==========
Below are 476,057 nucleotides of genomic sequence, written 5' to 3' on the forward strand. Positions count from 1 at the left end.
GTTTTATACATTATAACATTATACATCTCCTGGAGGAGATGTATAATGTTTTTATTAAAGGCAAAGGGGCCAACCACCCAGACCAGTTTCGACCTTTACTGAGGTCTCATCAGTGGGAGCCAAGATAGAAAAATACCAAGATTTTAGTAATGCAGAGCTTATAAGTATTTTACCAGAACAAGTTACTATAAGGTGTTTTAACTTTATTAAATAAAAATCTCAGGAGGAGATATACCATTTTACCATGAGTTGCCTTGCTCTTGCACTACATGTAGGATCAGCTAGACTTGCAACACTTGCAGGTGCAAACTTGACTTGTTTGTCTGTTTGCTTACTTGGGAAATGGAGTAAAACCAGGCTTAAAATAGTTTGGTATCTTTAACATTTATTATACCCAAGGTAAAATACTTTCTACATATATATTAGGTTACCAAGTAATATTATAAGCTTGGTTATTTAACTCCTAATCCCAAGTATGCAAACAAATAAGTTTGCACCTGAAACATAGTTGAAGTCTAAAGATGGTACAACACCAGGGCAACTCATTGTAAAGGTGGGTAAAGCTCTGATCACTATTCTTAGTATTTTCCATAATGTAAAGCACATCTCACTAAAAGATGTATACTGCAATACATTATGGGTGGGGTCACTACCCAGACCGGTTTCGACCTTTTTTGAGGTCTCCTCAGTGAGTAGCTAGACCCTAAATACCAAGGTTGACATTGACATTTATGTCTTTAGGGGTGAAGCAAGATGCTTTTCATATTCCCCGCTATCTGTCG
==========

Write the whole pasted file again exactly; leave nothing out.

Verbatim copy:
Below are 476,057 nucleotides of genomic sequence, written 5' to 3' on the forward strand. Positions count from 1 at the left end.
GTTTTATACATTATAACATTATACATCTCCTGGAGGAGATGTATAATGTTTTTATTAAAGGCAAAGGGGCCAACCACCCAGACCAGTTTCGACCTTTACTGAGGTCTCATCAGTGGGAGCCAAGATAGAAAAATACCAAGATTTTAGTAATGCAGAGCTTATAAGTATTTTACCAGAACAAGTTACTATAAGGTGTTTTAACTTTATTAAATAAAAATCTCAGGAGGAGATATACCATTTTACCATGAGTTGCCTTGCTCTTGCACTACATGTAGGATCAGCTAGACTTGCAACACTTGCAGGTGCAAACTTGACTTGTTTGTCTGTTTGCTTACTTGGGAAATGGAGTAAAACCAGGCTTAAAATAGTTTGGTATCTTTAACATTTATTATACCCAAGGTAAAATACTTTCTACATATATATTAGGTTACCAAGTAATATTATAAGCTTGGTTATTTAACTCCTAATCCCAAGTATGCAAACAAATAAGTTTGCACCTGAAACATAGTTGAAGTCTAAAGATGGTACAACACCAGGGCAACTCATTGTAAAGGTGGGTAAAGCTCTGATCACTATTCTTAGTATTTTCCATAATGTAAAGCACATCTCACTAAAAGATGTATACTGCAATACATTATGGGTGGGGTCACTACCCAGACCGGTTTCGACCTTTTTTGAGGTCTCCTCAGTGAGTAGCTAGACCCTAAATACCAAGGTTGACATTGACATTTATGTCTTTAGGGGTGAAGCAAGATGCTTTTCATATTCCCCGCTATCTGTCG